The move – revealed exclusively by AccountancyAge.com yesterday – follows Arthur Andersens’ announcement in January that men would no longer be required to wear suits to work. American-influenced Andersens was the first Big Five firm to adopt chinos and open-necked shirts as office wear.
But now rival Deloittes has indicated it too is feeling the heat, and will follow suit in allowing its staff throughout the UK to shed their jackets and ties. The firm said the move reflected the ‘change in the business environment’.
The exact requirements of the new code have yet to be revealed, but it is expected that a memo similar to that sent by Andersens bosses – suggesting no blue denims and no T-shirts – will be e-mailed to staff today.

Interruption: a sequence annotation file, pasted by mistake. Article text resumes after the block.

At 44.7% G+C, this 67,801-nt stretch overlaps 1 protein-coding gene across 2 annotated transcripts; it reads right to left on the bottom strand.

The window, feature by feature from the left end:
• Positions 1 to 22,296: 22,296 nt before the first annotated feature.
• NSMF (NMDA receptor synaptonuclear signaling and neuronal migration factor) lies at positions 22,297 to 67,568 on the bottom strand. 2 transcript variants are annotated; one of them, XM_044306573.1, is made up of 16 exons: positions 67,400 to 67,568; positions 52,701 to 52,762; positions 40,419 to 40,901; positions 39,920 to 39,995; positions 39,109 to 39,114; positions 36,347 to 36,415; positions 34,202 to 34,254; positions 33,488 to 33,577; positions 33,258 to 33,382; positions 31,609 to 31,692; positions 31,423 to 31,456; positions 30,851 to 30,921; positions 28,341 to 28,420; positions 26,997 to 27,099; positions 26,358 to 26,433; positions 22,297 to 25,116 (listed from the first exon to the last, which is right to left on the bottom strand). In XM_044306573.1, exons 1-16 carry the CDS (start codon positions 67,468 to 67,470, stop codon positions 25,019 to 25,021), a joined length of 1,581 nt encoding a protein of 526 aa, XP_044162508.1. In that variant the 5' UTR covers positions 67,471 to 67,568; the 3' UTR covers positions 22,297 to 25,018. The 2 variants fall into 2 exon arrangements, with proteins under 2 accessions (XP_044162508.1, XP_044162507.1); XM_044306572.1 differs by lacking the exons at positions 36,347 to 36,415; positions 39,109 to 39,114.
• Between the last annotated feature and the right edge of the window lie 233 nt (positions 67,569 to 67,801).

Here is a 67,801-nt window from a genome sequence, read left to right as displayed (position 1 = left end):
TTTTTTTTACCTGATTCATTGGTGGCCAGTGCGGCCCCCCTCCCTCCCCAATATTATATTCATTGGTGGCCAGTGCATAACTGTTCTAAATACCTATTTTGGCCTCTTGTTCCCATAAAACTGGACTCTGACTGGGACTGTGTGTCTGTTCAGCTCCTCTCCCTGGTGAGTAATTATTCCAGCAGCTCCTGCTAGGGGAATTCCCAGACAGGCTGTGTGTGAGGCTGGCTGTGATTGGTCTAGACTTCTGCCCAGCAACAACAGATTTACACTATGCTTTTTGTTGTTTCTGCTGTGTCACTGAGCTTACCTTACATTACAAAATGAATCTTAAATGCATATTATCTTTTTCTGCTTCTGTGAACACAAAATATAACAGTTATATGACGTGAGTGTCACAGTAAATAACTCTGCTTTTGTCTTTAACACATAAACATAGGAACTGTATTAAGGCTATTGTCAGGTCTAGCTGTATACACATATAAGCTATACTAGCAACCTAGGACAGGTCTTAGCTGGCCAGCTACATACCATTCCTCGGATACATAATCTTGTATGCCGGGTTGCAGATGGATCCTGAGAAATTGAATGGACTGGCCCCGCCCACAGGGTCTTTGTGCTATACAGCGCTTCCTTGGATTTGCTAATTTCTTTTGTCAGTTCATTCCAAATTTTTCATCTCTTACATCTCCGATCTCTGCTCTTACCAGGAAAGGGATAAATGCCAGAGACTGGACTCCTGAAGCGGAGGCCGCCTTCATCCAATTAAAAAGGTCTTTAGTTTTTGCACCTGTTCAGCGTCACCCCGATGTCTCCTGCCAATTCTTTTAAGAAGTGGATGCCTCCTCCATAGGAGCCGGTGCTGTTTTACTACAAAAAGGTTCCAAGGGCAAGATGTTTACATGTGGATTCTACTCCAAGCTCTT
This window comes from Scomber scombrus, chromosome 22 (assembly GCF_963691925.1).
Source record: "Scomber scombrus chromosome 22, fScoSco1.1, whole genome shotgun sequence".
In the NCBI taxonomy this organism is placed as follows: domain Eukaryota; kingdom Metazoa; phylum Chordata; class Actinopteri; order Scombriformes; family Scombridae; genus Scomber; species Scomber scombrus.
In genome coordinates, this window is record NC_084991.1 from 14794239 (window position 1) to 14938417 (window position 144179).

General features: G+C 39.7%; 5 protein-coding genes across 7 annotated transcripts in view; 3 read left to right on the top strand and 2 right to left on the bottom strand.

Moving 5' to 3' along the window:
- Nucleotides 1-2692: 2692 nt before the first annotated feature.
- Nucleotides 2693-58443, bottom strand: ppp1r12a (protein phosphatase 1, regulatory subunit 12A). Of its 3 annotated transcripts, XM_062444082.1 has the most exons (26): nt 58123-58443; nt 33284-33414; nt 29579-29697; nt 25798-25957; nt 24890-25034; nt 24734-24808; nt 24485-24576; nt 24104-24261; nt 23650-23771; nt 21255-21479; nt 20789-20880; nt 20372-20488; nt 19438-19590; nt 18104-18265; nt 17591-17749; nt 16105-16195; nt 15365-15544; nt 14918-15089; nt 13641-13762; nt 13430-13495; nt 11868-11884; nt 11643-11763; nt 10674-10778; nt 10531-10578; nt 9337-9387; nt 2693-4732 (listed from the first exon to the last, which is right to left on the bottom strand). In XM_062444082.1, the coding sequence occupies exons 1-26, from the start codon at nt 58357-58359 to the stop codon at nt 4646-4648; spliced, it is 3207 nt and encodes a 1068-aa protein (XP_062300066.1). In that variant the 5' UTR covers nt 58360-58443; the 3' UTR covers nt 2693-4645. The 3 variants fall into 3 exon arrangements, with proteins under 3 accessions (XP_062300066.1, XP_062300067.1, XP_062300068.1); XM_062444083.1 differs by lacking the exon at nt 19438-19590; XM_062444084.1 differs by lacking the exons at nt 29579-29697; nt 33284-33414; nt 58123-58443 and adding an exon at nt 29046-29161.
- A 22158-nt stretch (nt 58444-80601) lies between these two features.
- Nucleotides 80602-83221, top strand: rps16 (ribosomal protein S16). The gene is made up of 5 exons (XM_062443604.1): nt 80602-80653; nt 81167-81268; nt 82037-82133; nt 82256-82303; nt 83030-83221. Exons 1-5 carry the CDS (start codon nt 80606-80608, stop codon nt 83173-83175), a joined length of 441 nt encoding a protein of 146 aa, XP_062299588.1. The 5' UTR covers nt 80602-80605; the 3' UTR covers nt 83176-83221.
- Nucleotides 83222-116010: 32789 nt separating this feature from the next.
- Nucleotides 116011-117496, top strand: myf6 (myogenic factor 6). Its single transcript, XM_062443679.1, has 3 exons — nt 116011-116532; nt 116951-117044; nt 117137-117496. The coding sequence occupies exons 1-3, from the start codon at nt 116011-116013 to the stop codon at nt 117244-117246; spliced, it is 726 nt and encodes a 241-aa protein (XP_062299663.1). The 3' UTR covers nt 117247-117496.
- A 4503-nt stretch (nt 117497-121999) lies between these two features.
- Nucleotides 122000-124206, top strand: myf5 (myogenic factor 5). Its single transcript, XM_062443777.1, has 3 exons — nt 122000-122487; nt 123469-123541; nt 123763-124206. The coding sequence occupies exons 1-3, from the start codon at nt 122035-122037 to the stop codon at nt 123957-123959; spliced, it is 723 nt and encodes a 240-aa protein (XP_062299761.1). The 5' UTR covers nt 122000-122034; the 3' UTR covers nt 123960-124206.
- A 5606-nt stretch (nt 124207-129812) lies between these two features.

Confirming that a decision had been reached, a Deloittes spokesman told AccountancyAge.com that the policy would apply ‘Monday to Friday’ with immediate effect. Asked whether staff would be allowed to wear trainers, he replied: ‘No trainers – however expensive they are.’
But it seems the decision will not be universally well received. One Deloittes accountant told AccountancyAge.com: ‘I like wearing a suit.’
‘I know exactly what I’m going to wear every morning and don’t have to make any fashion statements,’ he told us.
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